These Books are Overdue (Part 4)

Getting behind on my reading while catching up on my reviewing? Well, you can’t win them all, I guess. 

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The Consolation of Philosophy by Boethius

This is considered a classic for a reason, and may just be the most influential book I’ve read since The Divine Comedy a decade ago.

The Road by Cormac McCarthy

This book was darker and bleaker than I expected, but that’s just fine with me. I really want to know what caused the world to burn, but I also enjoy the ambiguity. This wouldn’t be a beach read for most people, but I am not most people.

The Plantagenets by Dan Jones

A wonderful tale that makes Game of Thrones look like a child’s play date – I think, since I’ve never seen GoT. But reality is always stranger than fiction. No one has any right to complain about their family at Thanksgiving ever again.

Stiger by Marc Alan Edelheit

I received this book from the author at a convention. He did not ask for a review as a condition, but did ask that I would write an honest review if I thought it worth my time to do so.

Stiger is a decent military fantasy tale seemingly based on the Roman armies. Definitely worth the few hours diversion if offers.

This novel is a prequel/sequel meant to go along with several of the author’s works, which I have not read, and the ending suffers for it, turning a stand-alone novel into a plug for not one but two other series.

The action is interesting, even if the descriptions become a bit repetitive. However, I find the internal conflict lacking – bordering on unrealistic. Externally, the protagonist does not appear to have any real flaws other than inexperience, and the antagonists no real motive beyond pettiness or the typical “you’re invading my country so I’m fighting you” response any logical person would have to such an action.

That said, I’m intrigued enough that I may pick up other books by the author should I come across them – but I probably won’t be seeking them out.

The Science of Discworld by Terry Pratchett

A wonderful look into the science of the Disc – and hence our own – via a magical experiment “gone wrong”. Of course, the wizards of Unseen University haven’t got a clue, but perhaps the Librarian has. I look forward to reading the rest of the books in this series.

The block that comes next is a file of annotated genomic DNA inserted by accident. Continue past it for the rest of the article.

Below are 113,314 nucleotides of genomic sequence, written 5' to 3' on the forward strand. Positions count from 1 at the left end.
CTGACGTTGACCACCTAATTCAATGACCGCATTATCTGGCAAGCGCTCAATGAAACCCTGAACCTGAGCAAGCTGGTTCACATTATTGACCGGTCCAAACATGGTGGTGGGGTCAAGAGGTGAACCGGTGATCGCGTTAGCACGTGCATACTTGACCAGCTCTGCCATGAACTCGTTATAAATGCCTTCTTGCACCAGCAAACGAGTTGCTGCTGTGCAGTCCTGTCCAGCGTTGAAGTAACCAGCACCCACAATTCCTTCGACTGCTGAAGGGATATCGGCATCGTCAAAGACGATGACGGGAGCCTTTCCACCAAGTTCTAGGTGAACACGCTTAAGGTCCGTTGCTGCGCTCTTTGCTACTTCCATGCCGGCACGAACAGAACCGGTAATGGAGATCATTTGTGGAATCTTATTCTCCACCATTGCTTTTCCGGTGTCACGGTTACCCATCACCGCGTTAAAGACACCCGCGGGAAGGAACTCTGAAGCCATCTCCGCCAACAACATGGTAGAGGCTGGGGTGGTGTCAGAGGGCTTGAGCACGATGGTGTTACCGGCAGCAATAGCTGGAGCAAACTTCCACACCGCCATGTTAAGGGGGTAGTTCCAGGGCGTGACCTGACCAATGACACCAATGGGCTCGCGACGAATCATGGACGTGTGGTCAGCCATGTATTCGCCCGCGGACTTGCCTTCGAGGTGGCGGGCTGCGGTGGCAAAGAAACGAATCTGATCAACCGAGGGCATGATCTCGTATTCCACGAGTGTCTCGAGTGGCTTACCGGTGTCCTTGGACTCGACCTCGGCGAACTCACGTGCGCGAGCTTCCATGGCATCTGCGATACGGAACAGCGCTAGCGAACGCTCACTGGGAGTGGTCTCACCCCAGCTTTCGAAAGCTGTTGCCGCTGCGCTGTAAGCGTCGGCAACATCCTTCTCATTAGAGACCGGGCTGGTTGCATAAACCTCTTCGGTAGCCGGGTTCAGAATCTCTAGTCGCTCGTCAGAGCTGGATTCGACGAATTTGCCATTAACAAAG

Stay Tuned: Television’s Unforgettable Moments by Joe Garner

This is really more of a “TV’s Highlights” DVD with written commentary. It was a gift to use in my classroom.

Doctor Who: The Drosten’s Curse by A.L. Kennedy

Who knows what lurks in the hearts of men? The Drosten knows, and it will stop at nothing to make you the jewel of the universe. Do you trust it? The Doctor . . . . well, he hasn’t made up his mind quite yet. Who knew golf could be so exciting dangerous?

The Bob’s Burgers Burger Book: Real Recipes for Joke Burgers by Loren Bouchard

I read this to get a feel of what we’ll be eating for the next year and half of Saturday nights. Sounds like fun!

The Quran by Anonymous

I read this because I’d forgotten what I’d read of it in college. That’s all I’ll say without getting into religion, politics, and the politics of religion.

The Unofficial Downton Abbey Cookbook by Emily Ansara Baines

Krystal gave me this book to look through. I had hoped the recipes would have been converted for a more modern kitchen; sadly, many are not. Ah well, we’ll have a good time trying the ones we *can* cook.

The Night Manager by John le Carré

I tried several times to get into this book, before finally forcing myself to read it. I wanted to like it, but found it rather dull. I also wasn’t in the mood for an ambivalent ending. Even if such endings are truer to life than most, I’d still like some sort of resolution. On the other hand – and I can’t believe I’m saying this – I’ve heard good things about the TV adaptation.

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